Alcohol watershed proposal won’t work, advertisers claim

RTÉ says 9pm rule would damage Irish media sector

 

A proposal to impose a 9pm watershed on alcohol advertising on television and radio is “full of contradictions” and if implemented would leave the Irish media sector at a competitive disadvantage, according to advertisers and broadcasters.

Drinks companies, the wider advertising sector, and media owners including RTÉ are concerned that measures due to be put forward by Minister of State for Health Alex White will include legislating for a watershed, after a ban on advertising alcohol after 9pm was recommended in the report of the National Substance Misuse Strategy Steering Group last year.

“The problem with watersheds is that they would only apply to Irish media,” said Paul Mulligan, head of operations at RTÉ Television. “But a large proportion of the television consumed in Ireland is not generated in this marketplace. While the intention is laudable, unless there is European legislation you cannot control the media.”

Drinks advertisers would simply find other ways to reach consumers, he said. At present, the only time-related restriction on alcohol advertising is a voluntary agreement by media owners not to broadcast alcohol ads during breakfast time, which is defined as 6am-10am.

Another voluntary rule, agreed with the Department of Health and overseen by the Alcohol Marketing Communications Monitoring Body, specifies that alcohol advertising is only permitted where at least 75 per cent of the audience profile is over 18, regardless of what time the programme is shown at. “That is fair and that is enforced,” said Ed McDonald, chief executive of the Association of Advertisers in Ireland. Mr McDonald said the watershed proposal, while well-intended, was “full of contradictions” in an age of digital, global media.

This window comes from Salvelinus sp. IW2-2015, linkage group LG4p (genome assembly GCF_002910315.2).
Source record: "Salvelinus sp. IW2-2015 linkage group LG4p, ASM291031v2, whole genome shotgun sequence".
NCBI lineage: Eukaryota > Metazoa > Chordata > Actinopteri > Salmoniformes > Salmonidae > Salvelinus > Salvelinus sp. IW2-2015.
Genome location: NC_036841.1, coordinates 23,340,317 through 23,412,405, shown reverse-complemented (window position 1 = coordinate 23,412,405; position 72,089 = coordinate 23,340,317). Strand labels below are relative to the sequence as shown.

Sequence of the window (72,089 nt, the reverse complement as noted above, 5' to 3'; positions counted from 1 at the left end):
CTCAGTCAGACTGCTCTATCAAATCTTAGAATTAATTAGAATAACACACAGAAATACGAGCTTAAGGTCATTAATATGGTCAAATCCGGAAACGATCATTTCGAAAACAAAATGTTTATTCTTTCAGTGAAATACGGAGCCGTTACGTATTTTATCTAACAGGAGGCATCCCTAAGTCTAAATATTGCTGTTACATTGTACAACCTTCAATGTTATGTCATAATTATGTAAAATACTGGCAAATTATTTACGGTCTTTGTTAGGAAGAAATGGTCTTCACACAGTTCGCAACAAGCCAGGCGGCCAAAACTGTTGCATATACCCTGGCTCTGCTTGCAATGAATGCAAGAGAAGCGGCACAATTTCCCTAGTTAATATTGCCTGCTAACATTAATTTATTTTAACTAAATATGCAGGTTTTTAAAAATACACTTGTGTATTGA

“In theory, if you brought in this rule, you could put alcohol in the Late Late Toy Show breaks. Now we would never put alcohol ads in the Late Late Toy Show ,” Mr Mulligan said.

Jean Doyle from the Alcohol Beverage Federation of Ireland (ABFI) said watersheds were also a crude mechanism because under-18s were part of the core audience for many radio shows broadcast after 9pm, meaning they would be exposed to alcohol advertisements under a watershed that they would not hear under the existing 75 per cent rule.

Television habits such as multi-room and catch-up viewing also suggested a watershed would not be effective, she added. “Even if the programme originally went out at 9pm, what time will it be watched at?”

Ms Doyle said the industry had been waiting on the Department of Health to update its voluntary code, last changed in 2008, to include digital marketing of alcohol. The ABFI, which is holding a training event on responsible digital marketing of alcohol in Dublin today, believes cross-industry adherence to a refreshed voluntary code is a more effective way forward than legislation.

Alcohol advertisements in Ireland must be vetted by Central Copy Clearance Ireland before they are broadcast or published, and nine out of every 10 ads submitted are ultimately approved. “People are very careful about it, because they don’t want to be found in breach,” Ms Doyle said.

Both the Advertising Standards Authority of Ireland and the Broadcasting Authority of Ireland also operate codes of practice on alcohol marketing, with the BAI code prohibiting the advertising on television and radio of spirits and alcopops.

Correction:  An earlier online version of this article erroneously included an archive picture of Ms Helen Shaw, MD of Athena Media. Ms Shaw has no connection with the content and views expressed in the article.